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Updated: Monday, 23 Apr 2012, 11:48 PM EDT
Published : Monday, 23 Apr 2012, 6:01 PM EDT
PROVIDENCE, R.I. (WPRI) - Providence Mayor Angel Taveras said Monday he wants to balance the 2012-13 city budget by keeping tax rates the same, scaling back retirees' benefits and funneling increased state aid into the school system.
"Tonight I present to you a balanced budget for next year that begins to rebuild Providence’s rainy day fund and grows the city’s tax base without raising taxes on homeowners, car owners and businesses," Taveras said in his budget address to the City Council on Monday evening.
Aides to the mayor acknowledged the budget numbers rely on two big assumptions: that Taveras will get larger payments out of nonprofit institutions including Brown University and Rhode Island Hospital, and that the courts won't throw out his proposed pension changes.
"Rarely in government do we have two cut-and-dried choices - this is one of those rare times," Taveras said. "We can choose to act and position Providence to be the next great American comeback story. Or we can do nothing, cling to the unreasonable hope that this will resolve itself, and watch the city that we love fall into a black hole and make national headlines because of our plight."
City Council President Michael Solomon called the mayor's budget blueprint "very promising," and said he is particularly pleased Taveras did not propose increasing taxes. But Paul Doughty, president of the city firefighters union, criticized the mayor for balancing the budget based on savings that are still up in the air.
No change in tax rates
Under Taveras's proposal, the total 2012-13 city budget would increase about 4% to $638 million, up from $613 million this year. But the increase is primarily the result of a boost in education spending that will be paid for with dollars from the state. School spending makes up about half the entire city budget.
The other major change is a $7.7 million contribution to the rainy-day fund, which the city has to make under an ordinance the council passed last year. Excluding that and the school department, the rest of the city budget will shrink by about $2.9 million. "Most departments are flat or down," Director of Administration Michael D'Amico told reporters.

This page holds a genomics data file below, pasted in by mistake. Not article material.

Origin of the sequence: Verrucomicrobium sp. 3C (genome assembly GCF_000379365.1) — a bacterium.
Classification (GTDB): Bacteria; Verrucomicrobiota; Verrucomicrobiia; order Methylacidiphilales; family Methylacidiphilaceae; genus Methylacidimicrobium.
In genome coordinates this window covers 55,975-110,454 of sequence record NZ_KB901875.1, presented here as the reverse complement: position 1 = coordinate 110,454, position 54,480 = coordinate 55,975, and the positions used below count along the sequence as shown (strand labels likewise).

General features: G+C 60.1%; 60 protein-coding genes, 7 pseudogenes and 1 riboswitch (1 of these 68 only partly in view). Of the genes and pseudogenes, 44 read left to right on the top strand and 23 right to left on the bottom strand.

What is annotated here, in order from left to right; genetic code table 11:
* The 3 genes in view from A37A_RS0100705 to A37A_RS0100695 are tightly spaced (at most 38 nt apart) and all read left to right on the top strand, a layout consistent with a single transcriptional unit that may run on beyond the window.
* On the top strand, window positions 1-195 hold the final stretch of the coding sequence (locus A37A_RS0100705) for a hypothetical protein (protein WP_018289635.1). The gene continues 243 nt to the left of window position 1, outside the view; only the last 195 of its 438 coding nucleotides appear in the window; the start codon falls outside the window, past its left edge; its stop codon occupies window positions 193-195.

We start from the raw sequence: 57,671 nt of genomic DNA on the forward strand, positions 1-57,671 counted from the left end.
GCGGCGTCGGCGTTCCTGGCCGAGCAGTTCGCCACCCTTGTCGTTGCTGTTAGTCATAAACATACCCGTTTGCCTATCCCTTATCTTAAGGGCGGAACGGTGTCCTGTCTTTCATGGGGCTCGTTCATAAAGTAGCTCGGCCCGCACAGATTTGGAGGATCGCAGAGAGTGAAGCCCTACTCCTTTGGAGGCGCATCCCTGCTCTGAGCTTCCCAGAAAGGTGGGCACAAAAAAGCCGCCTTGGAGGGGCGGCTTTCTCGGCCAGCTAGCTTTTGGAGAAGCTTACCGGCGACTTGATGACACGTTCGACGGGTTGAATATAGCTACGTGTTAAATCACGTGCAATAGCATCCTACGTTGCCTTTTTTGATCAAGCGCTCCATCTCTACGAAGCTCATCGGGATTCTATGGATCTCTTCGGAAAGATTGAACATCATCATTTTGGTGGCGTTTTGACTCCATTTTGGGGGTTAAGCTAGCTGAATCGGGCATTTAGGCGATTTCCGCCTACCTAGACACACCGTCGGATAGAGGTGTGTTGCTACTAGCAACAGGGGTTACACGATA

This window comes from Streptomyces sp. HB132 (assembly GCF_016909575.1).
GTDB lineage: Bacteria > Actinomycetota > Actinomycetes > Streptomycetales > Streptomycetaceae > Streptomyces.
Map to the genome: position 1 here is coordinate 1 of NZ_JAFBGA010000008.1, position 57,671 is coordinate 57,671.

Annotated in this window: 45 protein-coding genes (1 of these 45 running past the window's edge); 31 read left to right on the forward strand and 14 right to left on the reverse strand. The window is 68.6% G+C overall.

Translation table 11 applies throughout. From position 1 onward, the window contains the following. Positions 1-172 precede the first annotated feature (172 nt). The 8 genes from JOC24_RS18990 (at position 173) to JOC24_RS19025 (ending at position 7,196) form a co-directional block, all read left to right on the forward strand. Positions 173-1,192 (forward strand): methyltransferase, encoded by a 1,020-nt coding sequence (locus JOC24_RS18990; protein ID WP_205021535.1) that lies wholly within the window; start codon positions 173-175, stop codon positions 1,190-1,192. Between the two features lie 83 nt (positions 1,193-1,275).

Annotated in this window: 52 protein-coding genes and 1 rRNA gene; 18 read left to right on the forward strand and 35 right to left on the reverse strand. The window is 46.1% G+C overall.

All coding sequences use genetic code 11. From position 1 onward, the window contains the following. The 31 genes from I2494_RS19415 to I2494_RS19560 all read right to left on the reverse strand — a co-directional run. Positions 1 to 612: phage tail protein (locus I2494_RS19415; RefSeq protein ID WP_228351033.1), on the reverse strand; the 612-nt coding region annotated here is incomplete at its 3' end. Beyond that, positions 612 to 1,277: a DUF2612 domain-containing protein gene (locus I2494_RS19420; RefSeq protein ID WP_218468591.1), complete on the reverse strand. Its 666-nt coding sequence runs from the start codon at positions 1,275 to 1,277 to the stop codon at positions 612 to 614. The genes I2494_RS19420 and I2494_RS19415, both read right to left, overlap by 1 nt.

Providence's total tax revenue in 2012-13 is projected to increase by about $5 million, primarily because of new restrictions on the exemption for homeowners and more cars getting registered in the city. "Tax rates are flat," D'Amico emphasized. "We did not raise the rates."
Taveras took office in January 2011, and two months later revealed that Providence faced a $110 million structural deficit in 2011-12. In response, he cut spending, hiked taxes 10%, eliminated roughly 200 jobs and secured more state aid. The deficit is now roughly $22 million, and his administration blames city retirees and tax-exempt institutions for the remaining shortfall.
'A gun to our head'
On retiree benefits, Taveras wants the council to pass all seven recommendations put forward last week by a special subcommittee as soon as possible. The most consequential would be a suspension of annual pension increases, or cost-of-living adjustments (COLAs), until the system is 70% funded. That could take until the 2030s.
"We will never win the promise of a brighter future, and the threat of eventual, inevitable bankruptcy will continue to plague our city, if we do not accomplish pension reform," Taveras said. Solomon said he is "very confident" the full council will pass the pension changes in full, which will almost certainly set off a court fight.
The mayor has set a deadline of next Tuesday to finish negotiating with retirees to reach an alternative deal on pension changes. "If they had a reasonable proposal that allowed us to save something close to this amount and spared us a long and costly litigation, it would be prudent to do that," D'Amico said. "But if the proposal doesn't save us something that's in the ballpark of that amount, that's where we have a problem."
Doughty dismissed the administration's argument, saying city officials did not present a formal offer to retirees until just last week. "We will not negotiate with a gun to our head," he said. "It's sending a message that you're going to dictate what the solution is."
D'Amico said the administration will implement the pension changes regardless of whether retirees support them. "I can't control if someone chooses to sue and what the courts will decide at what point," he said. "We'd expect they'll be challenged in court, and we will defend them."
Mayor remembers Dorley, Cianci
On the tax-exempts, the city has only reached a deal for increased payments with one: Johnson & Wales University. Taveras said Monday night he expects to reach agreements with "most, if not all, of our tax-exempts" before June 30.
D'Amico said the administration will otherwise lobby state lawmakers to pass a bill forcing the institutions to pay 25% of what their tax bill would be. Taveras said he has received "support and advice" from Governor Chafee, House Speaker Gordon Fox, Senate President M. Teresa Paiva Weed and Senate Majority Leader Dominick Ruggerio.
The mayor's budget proposal is now in the hands of the City Council, which is expected to pass a budget by early July. The new fiscal year begins July 1. D'Amico acknowledged there isn't a backup plan if the pension changes are ruled illegal. "I'd say it's back to the drawing board at that point," he said.
At the start of his address, Taveras paused for a moment of silence in memory of both Providence Police Sgt. Maxwell Dorley, who died in a car accident last week while on duty, and Nicole Cianci, the 38-year-old daughter of former mayor Buddy Cianci who died of an apparent overdose last week. The mayor had attended Cianci's wake earlier Monday.
Copyright WPRI 12
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